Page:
I think that doing your computations that require random numbers inside a monad that abstracts away the generator is the cleanest thing. Here is what that code would look like:

We are going to put the StdGen instance in a state monad, then provide some sugar over the state monad's get and set method to give us random numbers.

First, load the modules:

```
import Control.Monad.State (State, evalState, get, put)
import System.Random (StdGen, mkStdGen, random)
import Control.Applicative ((<$>))
```

(Normally I would probably not specify the imports, but this makes it easy to understand where each function is coming from.)

Then we will define our "computations requiring random numbers" monad; in this case, an alias for `State StdGen`

called `R`

. (Because "Random" and "Rand" already mean something else.)

```
type R a = State StdGen a
```

The way R works is: you define a computation that requires a stream of random numbers (the monadic "action"), and then you "run it" with `runRandom`

:

```
runRandom :: R a -> Int -> a
runRandom action seed = evalState action $ mkStdGen seed
```

This takes an action and a seed, and returns the results of the action. Just like the usual `evalState`

, `runReader`

, etc.

Now we just need sugar around the State monad. We use `get`

to get the StdGen, and we use `put`

to install a new state. This means, to get one random number, we would write:

```
rand :: R Double
rand = do
gen <- get
let (r, gen') = random gen
put gen'
return r
```

We get the current state of the random number generator, use it to get a new random number and a new generator, save the random number, install the new generator state, and return the random number.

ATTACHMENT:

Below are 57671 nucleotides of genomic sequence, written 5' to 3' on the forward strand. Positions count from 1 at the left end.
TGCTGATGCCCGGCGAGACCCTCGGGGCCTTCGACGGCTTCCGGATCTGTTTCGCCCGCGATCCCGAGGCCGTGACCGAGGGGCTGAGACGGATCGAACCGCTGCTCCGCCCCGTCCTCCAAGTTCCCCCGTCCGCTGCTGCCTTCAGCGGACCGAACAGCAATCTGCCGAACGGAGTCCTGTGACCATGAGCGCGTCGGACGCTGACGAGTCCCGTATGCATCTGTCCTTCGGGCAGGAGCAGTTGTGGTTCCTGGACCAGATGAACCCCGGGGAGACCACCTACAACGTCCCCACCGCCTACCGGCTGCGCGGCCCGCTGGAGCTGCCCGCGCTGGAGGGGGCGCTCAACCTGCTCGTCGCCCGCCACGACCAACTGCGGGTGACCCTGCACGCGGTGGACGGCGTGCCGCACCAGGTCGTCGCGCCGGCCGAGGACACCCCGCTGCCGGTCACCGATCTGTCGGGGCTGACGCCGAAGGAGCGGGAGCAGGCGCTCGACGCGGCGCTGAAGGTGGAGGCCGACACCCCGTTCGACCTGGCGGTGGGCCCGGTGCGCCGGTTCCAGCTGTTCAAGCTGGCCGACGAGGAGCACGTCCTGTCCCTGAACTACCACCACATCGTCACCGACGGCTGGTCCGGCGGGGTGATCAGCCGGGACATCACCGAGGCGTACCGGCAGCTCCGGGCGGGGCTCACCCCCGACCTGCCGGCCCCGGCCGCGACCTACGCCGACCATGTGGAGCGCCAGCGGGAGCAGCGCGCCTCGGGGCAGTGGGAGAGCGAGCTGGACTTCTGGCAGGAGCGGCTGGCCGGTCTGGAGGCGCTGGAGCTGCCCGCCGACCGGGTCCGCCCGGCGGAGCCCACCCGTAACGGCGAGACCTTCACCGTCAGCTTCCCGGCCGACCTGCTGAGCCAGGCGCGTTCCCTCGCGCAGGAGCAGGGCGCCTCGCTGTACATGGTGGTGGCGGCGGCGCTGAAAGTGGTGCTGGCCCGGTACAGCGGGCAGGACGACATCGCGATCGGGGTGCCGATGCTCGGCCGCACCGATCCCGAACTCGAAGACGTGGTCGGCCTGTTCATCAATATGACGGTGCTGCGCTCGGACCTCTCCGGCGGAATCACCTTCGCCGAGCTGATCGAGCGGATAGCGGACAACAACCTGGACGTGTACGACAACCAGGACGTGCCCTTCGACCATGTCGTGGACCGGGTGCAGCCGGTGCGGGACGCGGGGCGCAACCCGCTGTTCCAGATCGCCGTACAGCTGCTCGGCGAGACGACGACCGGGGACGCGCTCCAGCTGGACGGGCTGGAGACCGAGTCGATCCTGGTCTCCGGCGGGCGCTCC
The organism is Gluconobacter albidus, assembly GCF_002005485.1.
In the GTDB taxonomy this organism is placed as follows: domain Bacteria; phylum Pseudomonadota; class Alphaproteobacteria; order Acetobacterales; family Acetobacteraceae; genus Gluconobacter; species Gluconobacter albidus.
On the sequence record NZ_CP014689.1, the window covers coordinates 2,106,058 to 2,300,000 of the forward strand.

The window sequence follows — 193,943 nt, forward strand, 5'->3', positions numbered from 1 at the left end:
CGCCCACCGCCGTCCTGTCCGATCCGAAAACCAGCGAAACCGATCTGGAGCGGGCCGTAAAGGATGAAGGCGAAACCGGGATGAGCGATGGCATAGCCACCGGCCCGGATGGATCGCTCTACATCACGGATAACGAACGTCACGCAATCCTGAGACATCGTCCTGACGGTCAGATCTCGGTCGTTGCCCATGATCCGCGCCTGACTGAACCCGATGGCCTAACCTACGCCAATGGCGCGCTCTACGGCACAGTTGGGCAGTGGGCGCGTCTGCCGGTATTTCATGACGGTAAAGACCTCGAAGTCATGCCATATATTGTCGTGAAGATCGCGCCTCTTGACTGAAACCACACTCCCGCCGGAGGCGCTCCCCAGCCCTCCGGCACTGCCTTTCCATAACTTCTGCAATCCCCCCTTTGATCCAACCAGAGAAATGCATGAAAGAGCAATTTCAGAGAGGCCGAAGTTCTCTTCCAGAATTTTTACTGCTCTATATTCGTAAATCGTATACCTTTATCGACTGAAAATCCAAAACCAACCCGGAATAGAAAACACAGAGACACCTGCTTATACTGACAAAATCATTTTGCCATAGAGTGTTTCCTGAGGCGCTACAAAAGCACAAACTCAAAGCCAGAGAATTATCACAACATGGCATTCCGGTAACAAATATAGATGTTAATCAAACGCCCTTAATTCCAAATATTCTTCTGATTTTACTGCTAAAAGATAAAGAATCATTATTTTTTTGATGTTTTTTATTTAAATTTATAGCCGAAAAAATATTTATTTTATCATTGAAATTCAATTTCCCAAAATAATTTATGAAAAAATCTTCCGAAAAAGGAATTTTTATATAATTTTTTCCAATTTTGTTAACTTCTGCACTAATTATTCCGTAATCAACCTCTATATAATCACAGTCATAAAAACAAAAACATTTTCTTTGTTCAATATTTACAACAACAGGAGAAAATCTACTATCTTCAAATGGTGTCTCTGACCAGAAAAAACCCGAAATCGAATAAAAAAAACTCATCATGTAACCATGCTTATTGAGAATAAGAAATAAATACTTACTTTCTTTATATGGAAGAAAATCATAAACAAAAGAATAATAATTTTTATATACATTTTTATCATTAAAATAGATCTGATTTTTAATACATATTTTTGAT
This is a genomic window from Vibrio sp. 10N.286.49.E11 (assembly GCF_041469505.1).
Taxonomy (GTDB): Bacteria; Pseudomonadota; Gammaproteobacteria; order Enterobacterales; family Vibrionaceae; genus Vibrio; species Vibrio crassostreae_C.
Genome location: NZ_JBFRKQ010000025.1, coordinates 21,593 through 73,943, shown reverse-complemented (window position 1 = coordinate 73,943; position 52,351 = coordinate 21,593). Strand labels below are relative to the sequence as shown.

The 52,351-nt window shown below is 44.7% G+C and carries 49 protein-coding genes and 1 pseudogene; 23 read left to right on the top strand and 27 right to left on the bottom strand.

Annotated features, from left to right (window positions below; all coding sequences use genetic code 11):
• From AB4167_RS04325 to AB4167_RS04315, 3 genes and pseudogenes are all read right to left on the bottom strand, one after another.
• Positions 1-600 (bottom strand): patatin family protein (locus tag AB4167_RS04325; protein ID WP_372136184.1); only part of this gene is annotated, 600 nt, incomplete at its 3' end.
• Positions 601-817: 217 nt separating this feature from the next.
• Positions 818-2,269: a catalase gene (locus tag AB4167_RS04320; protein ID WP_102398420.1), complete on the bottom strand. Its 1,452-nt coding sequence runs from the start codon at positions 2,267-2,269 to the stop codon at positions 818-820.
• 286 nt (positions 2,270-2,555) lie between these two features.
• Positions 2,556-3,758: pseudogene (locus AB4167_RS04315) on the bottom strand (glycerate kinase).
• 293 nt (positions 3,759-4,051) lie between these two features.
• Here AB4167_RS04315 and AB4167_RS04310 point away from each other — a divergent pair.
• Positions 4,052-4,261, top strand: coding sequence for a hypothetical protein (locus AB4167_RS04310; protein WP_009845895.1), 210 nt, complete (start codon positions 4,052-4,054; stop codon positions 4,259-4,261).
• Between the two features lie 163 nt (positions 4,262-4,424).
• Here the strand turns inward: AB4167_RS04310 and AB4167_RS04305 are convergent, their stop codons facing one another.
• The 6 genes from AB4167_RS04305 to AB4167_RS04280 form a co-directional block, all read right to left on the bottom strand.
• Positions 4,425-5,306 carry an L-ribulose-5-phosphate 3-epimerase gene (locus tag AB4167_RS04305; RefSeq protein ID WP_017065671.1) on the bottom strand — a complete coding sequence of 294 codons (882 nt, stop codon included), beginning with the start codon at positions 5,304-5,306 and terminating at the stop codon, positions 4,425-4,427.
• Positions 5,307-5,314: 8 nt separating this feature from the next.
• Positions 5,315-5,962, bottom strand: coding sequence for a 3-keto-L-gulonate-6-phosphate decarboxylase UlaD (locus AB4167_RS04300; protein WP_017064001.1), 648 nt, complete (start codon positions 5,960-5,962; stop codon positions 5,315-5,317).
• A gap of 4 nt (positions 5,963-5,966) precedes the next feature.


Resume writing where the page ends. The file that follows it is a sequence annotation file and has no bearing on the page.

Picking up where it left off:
This is an "action" that can be run with runRandom, so let's try it:

```
ghci> runRandom rand 42
0.11040701265689151
it :: Double
```

This is a pure function, so if you run it again with the same arguments, you will get the same result. The impurity stays inside the "action" that you pass to runRandom.

Anyway, your function wants pairs of random numbers, so let's write an action to produce a *pair* of random numbers:

```
randPair :: R (Double, Double)
randPair = do
x <- rand
y <- rand
return (x,y)
```

Run this with runRandom, and you'll see two different numbers in the pair, as you'd expect. But notice that you didn't have to supply "rand" with an argument; that's because functions are pure, but "rand" is an action, which need not be pure.

Now we can implement your `normals`

function. `boxMuller`

is as you defined it above, I just added a type signature so I can understand what's going on without having to read the whole function:

```
boxMuller :: Double -> Double -> (Double, Double) -> Double
boxMuller mu sigma (r1,r2) = mu + sigma * sqrt (-2 * log r1) * cos (2 * pi * r2)
```

With all the helper functions/actions implemented, we can finally write `normals`

, an action of 0 arguments that returns a (lazily-generated) infinite list of normally-distributed Doubles:

```
normals :: R [Double]
normals = mapM (\_ -> boxMuller 0 1 <$> randPair) $ repeat ()
```

You could also write this less concisely if you want:

```
oneNormal :: R Double
oneNormal = do
pair <- randPair
return $ boxMuller 0 1 pair
normals :: R [Double]
normals = mapM (\_ -> oneNormal) $ repeat ()
```

`repeat ()`

gives the monadic action an infinite stream of nothing to invoke the function with (and is what makes the result of normals infinitely long). I had initially written `[1..]`

, but I rewrote it to remove the meaningless `1`

from the program text. We are not operating on integers, we just want an infinite list.

Anyway, that's it. To use this in a real program, you just do your work requiring random normals inside an R action:

```
someNormals :: Int -> R [Double]
someNormals x = liftM (take x) normals
myAlgorithm :: R [Bool]
myAlgorithm = do
xs <- someNormals 10
ys <- someNormals 10
let xys = zip xs ys
return $ uncurry (<) <$> xys
runRandom myAlgorithm 42
```

The usual techniques for programming monadic actions apply; keep as little of your application in `R`

as possible, and things won't be too messy.

Oh, and on other thing: laziness can "leak" outside of the monad boundary cleanly. This means you can write:

```
take 10 $ runRandom normals 42
```

and it will work.